ART Magazine. San Antonio, Texas.
San Antonio Film Festival keeps growing every year. This year, the festival will have screenings throughout the city at the Instituto Cultural de Mexico, Pearl Brewery, and three Santikos Theaters: Palladium, Bijou, and Rialto. This is a huge leap that hopefully will translate the expected results: the festival’s reach is much bigger increasing the participants’ exposure, but also, making the festival accessible for the average person. By doing this, the Festival attempts to reach an audience that might not usually attend a cinema screening. At theaters where independent film is shown regularly, it is often seen that the audience that appreciates this type of film is always smaller than the mainstream audience. However, it says a lot of the culture in San Antonio to support this type of event where a regular audience is exposed to independent cinema.
The first film festivals began around the 1930s. The first major film festival was held in Venice in 1932. One of the major and oldest festivals in the world that is still running is the Cannes Film festival, which begun in 1939. In 1953, the Columbus International Film & Video Festival, also known as The Chris Awards, was the first North-American film festival hosted in San Francisco. It was followed by the establishment of other film festivals such as the New York Film Festival founded in 1963. In 1978, Sundance, the largest Independent Film Festival in the United States was founded. Within Texas, the first Film Festivals to be hosted was the Worldfest in Houston, founded by Cinema Arts in 1961, and the Dallas Video Fest, founded in 1986. Besides Worldfest and Dallas Video Fest, there were not many opportunities for filmmakers. In 1993, the Austin Film Festival was founded followed by the San Antonio Film Festival, which was established in 1994 by Adam Rocha as a video festival that eventually evolved into SA Film Fest. In the same year, South by Southwest, which was founded in 1987 and used to be a music conference, added film and interactive media to their event. From 2005-2011, there was a boom in the founding of Texas’ film festivals: Dallas International Film Festival (2006), Lone Star Film Festival (2006), Cinema Arts Festival Houston (2006), The Marfa Film Festival (2007), Rockport Film Festival (2007), Plaza Classic Film Festival in El Paso (2008), and Hillcountry Film Festival (2010).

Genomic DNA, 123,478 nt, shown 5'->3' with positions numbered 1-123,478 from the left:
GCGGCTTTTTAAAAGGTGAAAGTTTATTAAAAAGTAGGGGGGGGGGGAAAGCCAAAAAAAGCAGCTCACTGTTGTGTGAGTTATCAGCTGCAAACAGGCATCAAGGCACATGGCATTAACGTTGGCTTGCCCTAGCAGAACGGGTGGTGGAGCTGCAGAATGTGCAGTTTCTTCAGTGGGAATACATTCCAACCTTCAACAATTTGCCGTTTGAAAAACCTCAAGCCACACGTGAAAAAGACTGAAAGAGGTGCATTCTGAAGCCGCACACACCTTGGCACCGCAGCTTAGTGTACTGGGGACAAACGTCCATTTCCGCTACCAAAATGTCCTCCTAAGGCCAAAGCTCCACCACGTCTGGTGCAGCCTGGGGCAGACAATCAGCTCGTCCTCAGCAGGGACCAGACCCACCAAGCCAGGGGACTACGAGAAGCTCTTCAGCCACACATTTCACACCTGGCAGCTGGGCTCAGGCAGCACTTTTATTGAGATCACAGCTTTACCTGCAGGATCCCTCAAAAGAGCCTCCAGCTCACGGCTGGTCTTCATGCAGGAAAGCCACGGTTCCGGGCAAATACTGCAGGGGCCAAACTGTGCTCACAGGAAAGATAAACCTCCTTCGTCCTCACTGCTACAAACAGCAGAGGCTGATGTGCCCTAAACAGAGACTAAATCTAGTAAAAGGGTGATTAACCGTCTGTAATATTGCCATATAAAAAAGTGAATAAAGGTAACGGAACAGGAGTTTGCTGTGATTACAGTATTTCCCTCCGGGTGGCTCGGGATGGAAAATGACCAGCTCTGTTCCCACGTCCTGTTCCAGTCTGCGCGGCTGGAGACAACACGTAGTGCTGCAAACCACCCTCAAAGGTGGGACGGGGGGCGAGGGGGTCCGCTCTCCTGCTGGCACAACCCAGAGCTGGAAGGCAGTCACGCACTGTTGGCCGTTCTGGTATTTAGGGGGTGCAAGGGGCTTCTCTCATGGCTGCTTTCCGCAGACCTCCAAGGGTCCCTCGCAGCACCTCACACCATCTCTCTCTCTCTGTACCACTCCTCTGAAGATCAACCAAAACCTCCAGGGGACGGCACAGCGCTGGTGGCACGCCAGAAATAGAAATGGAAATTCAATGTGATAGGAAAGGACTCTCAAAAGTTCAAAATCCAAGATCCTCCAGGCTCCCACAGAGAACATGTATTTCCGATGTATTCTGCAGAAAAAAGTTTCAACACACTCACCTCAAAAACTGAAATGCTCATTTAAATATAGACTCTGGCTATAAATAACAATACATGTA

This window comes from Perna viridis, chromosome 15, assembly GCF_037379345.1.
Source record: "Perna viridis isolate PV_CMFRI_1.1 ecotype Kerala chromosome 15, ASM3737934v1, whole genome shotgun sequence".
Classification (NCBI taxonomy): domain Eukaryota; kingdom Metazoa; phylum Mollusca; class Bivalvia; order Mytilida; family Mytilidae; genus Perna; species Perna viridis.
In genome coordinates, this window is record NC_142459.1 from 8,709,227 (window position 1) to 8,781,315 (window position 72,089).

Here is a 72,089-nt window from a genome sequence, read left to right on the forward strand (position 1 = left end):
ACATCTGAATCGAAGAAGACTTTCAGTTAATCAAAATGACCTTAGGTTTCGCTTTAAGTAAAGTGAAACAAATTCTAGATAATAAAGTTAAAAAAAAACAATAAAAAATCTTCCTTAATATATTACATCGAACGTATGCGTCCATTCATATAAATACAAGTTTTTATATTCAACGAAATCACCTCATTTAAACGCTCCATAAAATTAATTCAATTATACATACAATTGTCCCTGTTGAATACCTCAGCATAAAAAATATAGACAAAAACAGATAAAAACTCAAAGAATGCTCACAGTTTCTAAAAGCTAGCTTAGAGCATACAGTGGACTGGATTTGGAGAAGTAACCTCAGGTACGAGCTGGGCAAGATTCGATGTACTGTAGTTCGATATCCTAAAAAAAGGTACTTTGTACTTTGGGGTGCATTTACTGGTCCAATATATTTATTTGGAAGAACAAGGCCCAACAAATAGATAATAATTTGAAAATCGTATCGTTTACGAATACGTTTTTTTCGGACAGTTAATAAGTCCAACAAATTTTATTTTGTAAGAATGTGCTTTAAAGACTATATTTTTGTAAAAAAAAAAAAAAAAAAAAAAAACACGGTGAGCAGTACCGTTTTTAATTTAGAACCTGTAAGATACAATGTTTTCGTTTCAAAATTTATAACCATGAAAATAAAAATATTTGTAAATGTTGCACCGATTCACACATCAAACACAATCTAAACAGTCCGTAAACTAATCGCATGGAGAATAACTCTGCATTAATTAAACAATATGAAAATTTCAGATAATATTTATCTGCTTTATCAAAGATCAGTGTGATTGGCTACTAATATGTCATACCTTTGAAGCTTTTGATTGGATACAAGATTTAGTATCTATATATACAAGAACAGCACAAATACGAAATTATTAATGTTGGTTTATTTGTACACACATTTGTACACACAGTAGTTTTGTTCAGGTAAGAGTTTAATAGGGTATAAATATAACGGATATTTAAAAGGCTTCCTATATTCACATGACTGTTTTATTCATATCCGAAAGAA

Since 1994, Adam Rocha has been trying to build more opportunities for local filmmakers. The event not only allows local artists to screen their films, it also brings national and international filmmakers to show what they have been doing. The festival is accompanied by free conferences in which filmmakers have the opportunity to learn from respected professionals. This year one of the panelists will be Alvaro Rodriguez, screenwriter for films such as Machete, From Dusk ‘Till Dawn 3, Allied Forces, Plain Flower, and El Mariachi. The conferences will deal with different topics such as screenwriting, documentary production, acting direction, and San Antonio and Texas’ incentives for filmmakers. The fact that there are more venues across the city and the collaboration with one of the largest movie theaters in Texas portrays a bright future for this event. This year the festival exposes its potential and really shows what it could become. With filmmakers from Israel, New York, Germany and all over the world, this time the event will have more feature films than shorts and the organizers claim that the quality of the submissions this year is much better than last year’s. SA Film Festival is being sponsored by many large corporations such as AT&T, CW 35, Shiner, Azteca 31, to name a few. So what do we need to make SA Film Festival the next Sundance? The structure is there and we have a long way to go, but it definitely needs us to attend and support the event for it to grow.
For more information and a schedule of the workshops and screenings please go to: http://safilm.com/